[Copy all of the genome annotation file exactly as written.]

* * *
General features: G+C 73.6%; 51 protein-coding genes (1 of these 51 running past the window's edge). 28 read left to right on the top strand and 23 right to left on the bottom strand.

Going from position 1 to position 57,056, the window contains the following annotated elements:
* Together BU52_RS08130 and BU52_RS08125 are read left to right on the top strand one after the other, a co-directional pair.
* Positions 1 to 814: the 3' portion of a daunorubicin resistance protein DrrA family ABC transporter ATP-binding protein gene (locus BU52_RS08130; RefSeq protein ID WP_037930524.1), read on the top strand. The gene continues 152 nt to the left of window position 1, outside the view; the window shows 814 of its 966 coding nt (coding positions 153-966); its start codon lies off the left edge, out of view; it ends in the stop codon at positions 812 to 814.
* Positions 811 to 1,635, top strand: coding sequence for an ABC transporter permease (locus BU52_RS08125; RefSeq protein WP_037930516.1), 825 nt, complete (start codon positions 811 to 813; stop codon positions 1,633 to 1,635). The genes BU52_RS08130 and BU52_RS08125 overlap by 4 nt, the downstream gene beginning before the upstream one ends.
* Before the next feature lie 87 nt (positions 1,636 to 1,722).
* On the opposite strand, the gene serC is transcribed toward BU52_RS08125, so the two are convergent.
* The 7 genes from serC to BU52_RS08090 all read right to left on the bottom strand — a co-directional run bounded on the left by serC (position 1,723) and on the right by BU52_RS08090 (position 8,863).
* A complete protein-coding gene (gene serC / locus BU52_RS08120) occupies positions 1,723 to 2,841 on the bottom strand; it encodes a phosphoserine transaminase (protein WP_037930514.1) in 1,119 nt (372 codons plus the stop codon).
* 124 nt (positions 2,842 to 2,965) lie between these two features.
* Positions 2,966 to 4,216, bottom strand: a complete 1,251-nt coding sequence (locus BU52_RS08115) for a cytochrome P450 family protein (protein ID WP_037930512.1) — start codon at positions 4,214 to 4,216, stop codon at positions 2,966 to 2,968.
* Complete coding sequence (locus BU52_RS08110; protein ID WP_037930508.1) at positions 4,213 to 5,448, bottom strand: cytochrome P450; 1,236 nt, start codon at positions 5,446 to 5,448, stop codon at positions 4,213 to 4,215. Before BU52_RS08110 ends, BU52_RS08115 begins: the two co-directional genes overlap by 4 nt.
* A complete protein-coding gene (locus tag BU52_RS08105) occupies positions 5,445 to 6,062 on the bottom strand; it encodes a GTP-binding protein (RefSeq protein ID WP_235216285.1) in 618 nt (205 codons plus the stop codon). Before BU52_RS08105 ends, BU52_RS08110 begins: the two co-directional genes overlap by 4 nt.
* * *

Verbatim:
General features: G+C 73.6%; 51 protein-coding genes (1 of these 51 running past the window's edge). 28 read left to right on the top strand and 23 right to left on the bottom strand.

Going from position 1 to position 57,056, the window contains the following annotated elements:
* Together BU52_RS08130 and BU52_RS08125 are read left to right on the top strand one after the other, a co-directional pair.
* Positions 1 to 814: the 3' portion of a daunorubicin resistance protein DrrA family ABC transporter ATP-binding protein gene (locus BU52_RS08130; RefSeq protein ID WP_037930524.1), read on the top strand. The gene continues 152 nt to the left of window position 1, outside the view; the window shows 814 of its 966 coding nt (coding positions 153-966); its start codon lies off the left edge, out of view; it ends in the stop codon at positions 812 to 814.
* Positions 811 to 1,635, top strand: coding sequence for an ABC transporter permease (locus BU52_RS08125; RefSeq protein WP_037930516.1), 825 nt, complete (start codon positions 811 to 813; stop codon positions 1,633 to 1,635). The genes BU52_RS08130 and BU52_RS08125 overlap by 4 nt, the downstream gene beginning before the upstream one ends.
* Before the next feature lie 87 nt (positions 1,636 to 1,722).
* On the opposite strand, the gene serC is transcribed toward BU52_RS08125, so the two are convergent.
* The 7 genes from serC to BU52_RS08090 all read right to left on the bottom strand — a co-directional run bounded on the left by serC (position 1,723) and on the right by BU52_RS08090 (position 8,863).
* A complete protein-coding gene (gene serC / locus BU52_RS08120) occupies positions 1,723 to 2,841 on the bottom strand; it encodes a phosphoserine transaminase (protein WP_037930514.1) in 1,119 nt (372 codons plus the stop codon).
* 124 nt (positions 2,842 to 2,965) lie between these two features.
* Positions 2,966 to 4,216, bottom strand: a complete 1,251-nt coding sequence (locus BU52_RS08115) for a cytochrome P450 family protein (protein ID WP_037930512.1) — start codon at positions 4,214 to 4,216, stop codon at positions 2,966 to 2,968.
* Complete coding sequence (locus BU52_RS08110; protein ID WP_037930508.1) at positions 4,213 to 5,448, bottom strand: cytochrome P450; 1,236 nt, start codon at positions 5,446 to 5,448, stop codon at positions 4,213 to 4,215. Before BU52_RS08110 ends, BU52_RS08115 begins: the two co-directional genes overlap by 4 nt.
* A complete protein-coding gene (locus tag BU52_RS08105) occupies positions 5,445 to 6,062 on the bottom strand; it encodes a GTP-binding protein (RefSeq protein ID WP_235216285.1) in 618 nt (205 codons plus the stop codon). Before BU52_RS08105 ends, BU52_RS08110 begins: the two co-directional genes overlap by 4 nt.